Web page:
Sunday, 19 May 2013

The Learning Commons: In Times of Budget Cuts

Times are tough in Alberta! With major provincial cuts to the funding of education, our district has had to make some drastic changes for the next school year. In the end, the changes will make a difference in the classroom, one way or another.

With what looks like a bleak year ahead, one has to wonder if their position is valued enough to remain in place. In times of cuts schools need to look at staffing and prioritize what is crucial and not-so crucial. For schools beginning the journey of transitioning their school library to a learning commons, there will be some tough decisions to be made.

  • Will they commit to continuing on this journey?
  • Can they afford to put a teacher full time (or in any capacity) in the learning commons?
  • How will they possibly put money into the space when that money is being cut?


In my building, we decided to go the learning commons route 3 years ago. In that time, we have learned a lot. For me, the biggest thing to come from it is the fact that when teachers collaborate on projects they are able to share ideas, challenge each other, help each other and generally reflect more often and more easily. When teachers work by themselves, within the 4 walls of their classroom they are confined to their own space and sharing and collaborating becomes much more challenging - It's so easy for teachers to just keep doing what they've always done and are comfortable with and not move their own practice forward.

The learning commons is place that knocks down one of the walls of the classroom, or extends the classroom to have an extra wall, or corner. When we first started the transition we used the analogy that the learning commons would be the 'fifth corner of the classroom'.

In times of cuts, having extra support for teachers will be crucial! With the axing of AISI (Alberta Initiative for School Improvement) this year, schools will not have the expertise and support that AISI provides. It makes me wonder how much pressure the rest of our area and system specialists will be under next year and how easy, or hard, it will be for schools to reach out for extra support. It makes sense to me that if all these supports are cut, then administrators need to make sure there is sufficient support within their own school. The learning commons can provide that support. Having the right person in the learning commons will enable support for both teachers and students which will, in turn, help move the learning forward.

The big question for a lot of administrators would be whether or not the learning commons would actually work without a full time teacher working in the space. I would love to hear of a learning commons space that has a learning commons working well without having a dedicated teacher in the space. In my experience, to maximise the learning that happens, not only in the learning commons but in the entire school, having a teacher that works in a coaching kind of roll builds capacity amongst staff and students alike.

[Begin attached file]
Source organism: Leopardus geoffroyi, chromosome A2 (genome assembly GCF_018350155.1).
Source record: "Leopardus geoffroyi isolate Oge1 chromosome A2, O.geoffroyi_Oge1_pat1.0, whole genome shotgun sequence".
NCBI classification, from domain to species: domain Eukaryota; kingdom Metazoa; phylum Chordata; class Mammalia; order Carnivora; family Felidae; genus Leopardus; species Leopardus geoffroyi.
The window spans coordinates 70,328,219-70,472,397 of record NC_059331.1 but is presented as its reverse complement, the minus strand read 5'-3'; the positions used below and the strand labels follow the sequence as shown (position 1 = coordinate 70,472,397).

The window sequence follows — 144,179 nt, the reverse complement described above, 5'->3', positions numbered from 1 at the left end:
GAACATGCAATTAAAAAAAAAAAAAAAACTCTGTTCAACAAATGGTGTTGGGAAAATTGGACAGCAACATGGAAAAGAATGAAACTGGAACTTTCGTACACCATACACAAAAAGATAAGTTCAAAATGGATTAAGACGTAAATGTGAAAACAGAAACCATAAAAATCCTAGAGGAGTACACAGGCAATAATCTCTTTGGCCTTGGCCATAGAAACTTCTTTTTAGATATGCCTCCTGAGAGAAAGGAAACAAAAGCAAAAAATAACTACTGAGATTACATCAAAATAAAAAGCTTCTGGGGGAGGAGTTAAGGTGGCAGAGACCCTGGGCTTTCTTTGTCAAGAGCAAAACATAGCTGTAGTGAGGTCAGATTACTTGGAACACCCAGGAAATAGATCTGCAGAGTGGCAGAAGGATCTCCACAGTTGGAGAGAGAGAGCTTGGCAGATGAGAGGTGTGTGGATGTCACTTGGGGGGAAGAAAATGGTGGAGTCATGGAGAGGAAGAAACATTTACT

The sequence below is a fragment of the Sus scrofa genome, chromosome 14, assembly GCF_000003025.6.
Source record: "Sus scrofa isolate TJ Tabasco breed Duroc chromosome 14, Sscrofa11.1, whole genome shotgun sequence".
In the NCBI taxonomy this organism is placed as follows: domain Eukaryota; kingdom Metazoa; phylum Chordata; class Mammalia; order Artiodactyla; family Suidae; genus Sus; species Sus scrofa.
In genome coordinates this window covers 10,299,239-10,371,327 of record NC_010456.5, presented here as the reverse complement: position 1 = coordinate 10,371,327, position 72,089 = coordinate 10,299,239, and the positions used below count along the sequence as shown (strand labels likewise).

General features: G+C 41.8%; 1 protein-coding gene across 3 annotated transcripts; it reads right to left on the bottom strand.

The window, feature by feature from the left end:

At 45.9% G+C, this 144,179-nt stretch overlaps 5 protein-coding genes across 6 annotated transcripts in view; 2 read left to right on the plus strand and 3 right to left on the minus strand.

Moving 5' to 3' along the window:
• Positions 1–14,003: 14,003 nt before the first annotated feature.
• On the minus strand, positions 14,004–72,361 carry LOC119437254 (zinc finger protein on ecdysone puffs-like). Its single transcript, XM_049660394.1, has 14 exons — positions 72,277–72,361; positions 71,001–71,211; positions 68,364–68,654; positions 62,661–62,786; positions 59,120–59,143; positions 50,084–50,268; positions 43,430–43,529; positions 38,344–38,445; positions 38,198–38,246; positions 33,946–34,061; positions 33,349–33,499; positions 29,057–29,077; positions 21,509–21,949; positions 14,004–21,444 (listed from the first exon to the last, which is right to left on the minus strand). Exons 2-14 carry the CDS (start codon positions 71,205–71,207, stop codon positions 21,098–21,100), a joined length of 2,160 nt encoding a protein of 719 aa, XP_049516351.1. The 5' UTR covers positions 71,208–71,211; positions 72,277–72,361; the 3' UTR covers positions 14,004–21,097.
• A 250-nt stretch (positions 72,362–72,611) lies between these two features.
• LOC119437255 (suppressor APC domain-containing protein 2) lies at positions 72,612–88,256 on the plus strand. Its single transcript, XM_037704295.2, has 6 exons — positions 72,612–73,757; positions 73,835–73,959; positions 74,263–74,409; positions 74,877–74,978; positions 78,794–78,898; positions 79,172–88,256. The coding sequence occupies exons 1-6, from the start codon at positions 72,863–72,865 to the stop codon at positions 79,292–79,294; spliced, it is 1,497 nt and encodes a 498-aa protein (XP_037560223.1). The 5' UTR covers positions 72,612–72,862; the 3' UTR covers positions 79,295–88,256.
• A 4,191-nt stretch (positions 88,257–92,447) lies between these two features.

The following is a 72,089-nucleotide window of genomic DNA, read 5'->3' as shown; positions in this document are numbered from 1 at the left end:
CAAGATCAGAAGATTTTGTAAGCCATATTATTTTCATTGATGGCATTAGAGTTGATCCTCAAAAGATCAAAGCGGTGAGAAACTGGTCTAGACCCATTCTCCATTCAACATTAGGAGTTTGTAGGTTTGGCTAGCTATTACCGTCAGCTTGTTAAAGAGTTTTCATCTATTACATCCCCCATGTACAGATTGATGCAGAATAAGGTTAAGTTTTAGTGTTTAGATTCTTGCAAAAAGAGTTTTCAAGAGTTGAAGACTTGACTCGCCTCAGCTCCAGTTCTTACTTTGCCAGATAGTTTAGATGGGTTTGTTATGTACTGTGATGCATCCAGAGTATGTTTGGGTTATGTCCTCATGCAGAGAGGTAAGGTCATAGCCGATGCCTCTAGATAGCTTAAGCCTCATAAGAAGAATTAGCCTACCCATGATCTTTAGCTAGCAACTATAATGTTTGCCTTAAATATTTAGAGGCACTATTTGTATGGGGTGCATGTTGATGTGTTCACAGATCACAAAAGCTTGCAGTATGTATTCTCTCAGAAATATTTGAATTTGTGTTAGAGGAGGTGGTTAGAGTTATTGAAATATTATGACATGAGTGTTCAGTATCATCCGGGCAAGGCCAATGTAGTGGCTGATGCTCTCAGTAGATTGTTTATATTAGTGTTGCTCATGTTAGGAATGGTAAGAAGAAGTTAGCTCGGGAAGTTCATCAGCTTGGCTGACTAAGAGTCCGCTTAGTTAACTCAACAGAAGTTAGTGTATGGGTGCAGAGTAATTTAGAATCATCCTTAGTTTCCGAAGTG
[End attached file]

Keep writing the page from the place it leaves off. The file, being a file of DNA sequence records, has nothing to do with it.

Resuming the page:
Will our school continue on our mission of developing and focusing on this space? I'm sure we will in some kind of way. Will it be a full time position? I hope so! At one point. I have worked in our learning commons 0.5 of the time (during the last school year) and it was very hard to focus on really utilizing and pushing that space. It may work better now that our staff have a better understanding of what learning looks like in the learning commons.

Time will tell, I guess. Let's see what happens in the learning commons during these tough times and then reflect back. I hope for everyone's sake it works out well and we can make the most of what we have.

The following ideas are my beliefs of what some of the important rolls of the learning commons teacher(s). There are definitely more but these ones will be affected in these tough times: The learning commons teacher...

  • works in a learning coach role who is there to support both teachers and students.
  • works with teachers to design worthwhile and authentic tasks?
  • supports teachers in finding engaging resources that encourage 21st century thinking.
  • helps manage and maintain the technology in the school. This proves to be a big time commitment and without someone that can focus on it, the technology could continually prove to be nothing but a problem in the building.
  • helps create an environment that provides students with the resources, time, and space they need to follow their passions? 
  • allows teachers to be able to personalize learning for their students in ways that may not be possible in the classroom.
  • helps enhance the community of the school. Being someone that sees what is happening in each and every classroom, the LC teacher is able to mesh projects together and make connections to help make experiences and learning more authentic and exciting.
What do you think about the learning commons teacher? Is is worthwhile position to create/maintain in times of cuts?

Please comment if you can relate to this post.




1 comment:

  1. I absolutely believe in the power of the Learning Commons Model and the need for it to persevere through restrictive budgetary issues... I am happy to have seen more than a couple schools posting jobs for learning leaders that work within the Learning Commons environment... It is wonderful that they are able to see and understand the value of a Learning Commons teacher!!

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